“How much in debt are Barcelona?” says Foley. “That’s not really the issue. The issue is we identify our players. We go after them. We see where we need them. We brought in Mark Chisholm, 60 caps for the Wallabies, Francis Saili, an All Black and a fella that we targeted and we got. We looked at Tyler Bleyendaal a couple of years ago, tracked him and got him. We got BJ Botha. We spent a lot of time searching for a player like CJ Stander and got him. We do appreciate we can’t get everyone we want, but in fairness we’ve gotten a good chunk of them.”
Stephen Moore? “It’s old news now to be honest. There was an approach made to Stephen and that was rejected. There was another approach made and that was rejected. One was (rejected) by the IRFU, and one was by the player.”
Then, of course, there is the increased spending power of the French and English clubs, fuelled by TV deals and private benefactors. This is a threat to all the provinces, but it has seen JJ Hanrahan depart and Simon Zebo coveted in France.
“The English and French have moved the goalposts massively, and it’s going to continue to change.”
So can Munster compete at the high end of European competition again? “We can. You need to have a small bit of fortune, you need to have it well planned, you need to have a good indigenous squad, you need to have a good environment in terms of its health. You can’t afford to ship a lot of injuries.
“We shipped a lot of injuries last year. In the last few weeks we shipped a lot, but we’re fortunate that they’re mostly short-term. And it’s about then making sure your recruitment is top-notch. It can be name players or good quality layers who bring a lot of character to the squad.”
Another positive is that Munster will finally be based in one location, namely the University of Limerick, from next season, in line with every other team pretty much in Europe.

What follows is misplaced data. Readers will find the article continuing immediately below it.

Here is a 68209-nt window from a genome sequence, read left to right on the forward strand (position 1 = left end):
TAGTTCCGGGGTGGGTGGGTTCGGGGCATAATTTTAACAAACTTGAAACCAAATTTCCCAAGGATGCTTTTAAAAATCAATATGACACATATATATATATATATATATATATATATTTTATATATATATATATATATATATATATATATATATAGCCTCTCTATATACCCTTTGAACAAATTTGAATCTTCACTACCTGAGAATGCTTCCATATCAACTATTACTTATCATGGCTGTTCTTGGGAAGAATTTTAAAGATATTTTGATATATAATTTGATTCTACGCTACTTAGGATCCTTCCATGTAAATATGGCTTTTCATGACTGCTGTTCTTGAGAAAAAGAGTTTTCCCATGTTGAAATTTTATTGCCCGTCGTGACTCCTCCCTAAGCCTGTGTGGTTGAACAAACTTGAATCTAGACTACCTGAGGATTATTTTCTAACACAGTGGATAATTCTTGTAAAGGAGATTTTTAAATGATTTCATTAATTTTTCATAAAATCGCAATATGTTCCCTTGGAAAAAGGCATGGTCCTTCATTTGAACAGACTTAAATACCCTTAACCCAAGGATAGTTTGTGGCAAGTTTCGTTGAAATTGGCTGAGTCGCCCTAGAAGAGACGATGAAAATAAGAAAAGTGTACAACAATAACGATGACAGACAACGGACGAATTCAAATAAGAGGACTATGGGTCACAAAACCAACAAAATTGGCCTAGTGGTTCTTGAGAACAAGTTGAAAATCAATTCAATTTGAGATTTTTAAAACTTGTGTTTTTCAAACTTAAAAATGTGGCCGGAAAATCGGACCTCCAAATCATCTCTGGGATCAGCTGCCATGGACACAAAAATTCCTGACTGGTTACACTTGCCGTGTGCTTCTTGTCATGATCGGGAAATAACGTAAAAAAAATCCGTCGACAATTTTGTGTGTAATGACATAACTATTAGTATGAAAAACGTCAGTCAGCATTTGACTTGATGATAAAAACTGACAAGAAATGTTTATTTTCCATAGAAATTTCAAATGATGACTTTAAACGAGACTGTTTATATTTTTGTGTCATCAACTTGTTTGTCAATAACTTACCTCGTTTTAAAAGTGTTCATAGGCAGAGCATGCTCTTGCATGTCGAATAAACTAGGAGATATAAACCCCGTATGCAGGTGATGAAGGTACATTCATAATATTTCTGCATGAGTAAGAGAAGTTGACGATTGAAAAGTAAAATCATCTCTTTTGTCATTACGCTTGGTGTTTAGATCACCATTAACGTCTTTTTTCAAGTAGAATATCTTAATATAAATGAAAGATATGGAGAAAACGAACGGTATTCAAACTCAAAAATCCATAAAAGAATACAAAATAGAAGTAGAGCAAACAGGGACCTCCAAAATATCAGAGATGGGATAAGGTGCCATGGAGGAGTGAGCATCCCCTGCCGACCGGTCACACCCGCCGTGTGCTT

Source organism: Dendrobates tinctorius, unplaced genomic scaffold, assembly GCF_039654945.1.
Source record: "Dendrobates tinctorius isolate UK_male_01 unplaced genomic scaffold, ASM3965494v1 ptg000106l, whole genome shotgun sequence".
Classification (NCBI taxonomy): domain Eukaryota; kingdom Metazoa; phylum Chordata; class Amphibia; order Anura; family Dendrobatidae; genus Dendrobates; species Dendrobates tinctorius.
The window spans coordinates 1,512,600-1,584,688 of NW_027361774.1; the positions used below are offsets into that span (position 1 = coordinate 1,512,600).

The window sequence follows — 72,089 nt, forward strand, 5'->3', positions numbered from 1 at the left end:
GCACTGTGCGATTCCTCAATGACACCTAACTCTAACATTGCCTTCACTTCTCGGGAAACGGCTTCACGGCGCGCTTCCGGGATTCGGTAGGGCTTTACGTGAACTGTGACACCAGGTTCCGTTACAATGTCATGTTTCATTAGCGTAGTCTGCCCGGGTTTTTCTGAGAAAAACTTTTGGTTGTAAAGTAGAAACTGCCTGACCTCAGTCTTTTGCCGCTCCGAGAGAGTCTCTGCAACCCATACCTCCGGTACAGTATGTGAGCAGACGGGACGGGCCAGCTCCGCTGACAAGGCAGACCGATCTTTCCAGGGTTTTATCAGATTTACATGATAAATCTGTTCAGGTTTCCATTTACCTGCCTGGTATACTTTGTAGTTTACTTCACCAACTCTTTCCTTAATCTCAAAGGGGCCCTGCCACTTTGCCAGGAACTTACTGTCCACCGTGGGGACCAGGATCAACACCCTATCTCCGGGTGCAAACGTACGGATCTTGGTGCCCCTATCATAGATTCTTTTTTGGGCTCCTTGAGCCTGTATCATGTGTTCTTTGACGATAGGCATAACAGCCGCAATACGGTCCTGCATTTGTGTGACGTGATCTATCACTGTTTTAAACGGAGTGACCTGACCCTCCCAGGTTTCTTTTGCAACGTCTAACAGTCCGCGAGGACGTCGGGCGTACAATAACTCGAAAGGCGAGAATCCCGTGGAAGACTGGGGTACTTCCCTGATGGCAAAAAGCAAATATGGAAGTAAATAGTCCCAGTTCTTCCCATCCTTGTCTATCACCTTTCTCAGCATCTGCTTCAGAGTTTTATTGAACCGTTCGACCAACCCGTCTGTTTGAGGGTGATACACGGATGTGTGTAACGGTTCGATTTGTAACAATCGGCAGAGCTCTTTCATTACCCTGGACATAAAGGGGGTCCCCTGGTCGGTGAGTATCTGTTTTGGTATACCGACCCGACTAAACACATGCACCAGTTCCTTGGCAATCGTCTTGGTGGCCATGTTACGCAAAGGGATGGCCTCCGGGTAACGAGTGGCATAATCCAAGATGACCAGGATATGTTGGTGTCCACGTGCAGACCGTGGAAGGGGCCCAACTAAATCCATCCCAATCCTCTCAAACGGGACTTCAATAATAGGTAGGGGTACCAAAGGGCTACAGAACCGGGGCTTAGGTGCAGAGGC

“There’s no secret to it. You get a lot more work done in a week in one centre with everyone there, rather than what we have to try to manage at the moment.”
So, does he still enjoy it?
“Yeah, yeah. You have to be a small bit masochistic I suppose in many respects. It’s a very challenging environment. I was thinking a few weeks ago: ‘Jesus, I’d hate to be yer man Anthony Foley with the amount of abuse he’s taking,’” he admits with a chuckle.
“At times it’s like it’s happening to somebody else. You’re in an environment where you’re focused on working and solving the problems and the issues at hand. People can have an opinion and write what they want but from my point of view people aren’t fully abreast of what’s going on at times and they don’t have the full information. Sometimes you have to make decisions and sometimes your hands are tied with injuries and what you have to do to manage your team.
“It’s about managing that and your whole squad and the people around it. Because ultimately, what I’ve tried to get across to players this year is that rugby players are players, but the most important thing is that they are people. It’s about managing the person as much as anything and making sure everyone is fully abreast of what’s going on.
“They’re not kids. They need to understand that the world is a tough place and they need to be balanced in their approach towards it. And we can’t be too down when we lose. Teams will go on losing streaks. I think a lot of teams this year have lost games on the bounce, and then when you get a win you haven’t solved every problem. You still have issues, and it’s about identifying them, rectifying them and moving on.
“If we can do that, there’s a degree of satisfaction in that, but again, a referee’s decision, a TMO decision or a knock-on can make the next week happy or sad. That, unfortunately, is the reality of it. It is a tough job, but it’s very enjoyable. The highs are high, the lows are low. You try not to get too high when they’re good, and not get too low when they go against you. That’s why you surround yourself with the right people, who appreciate that as well.”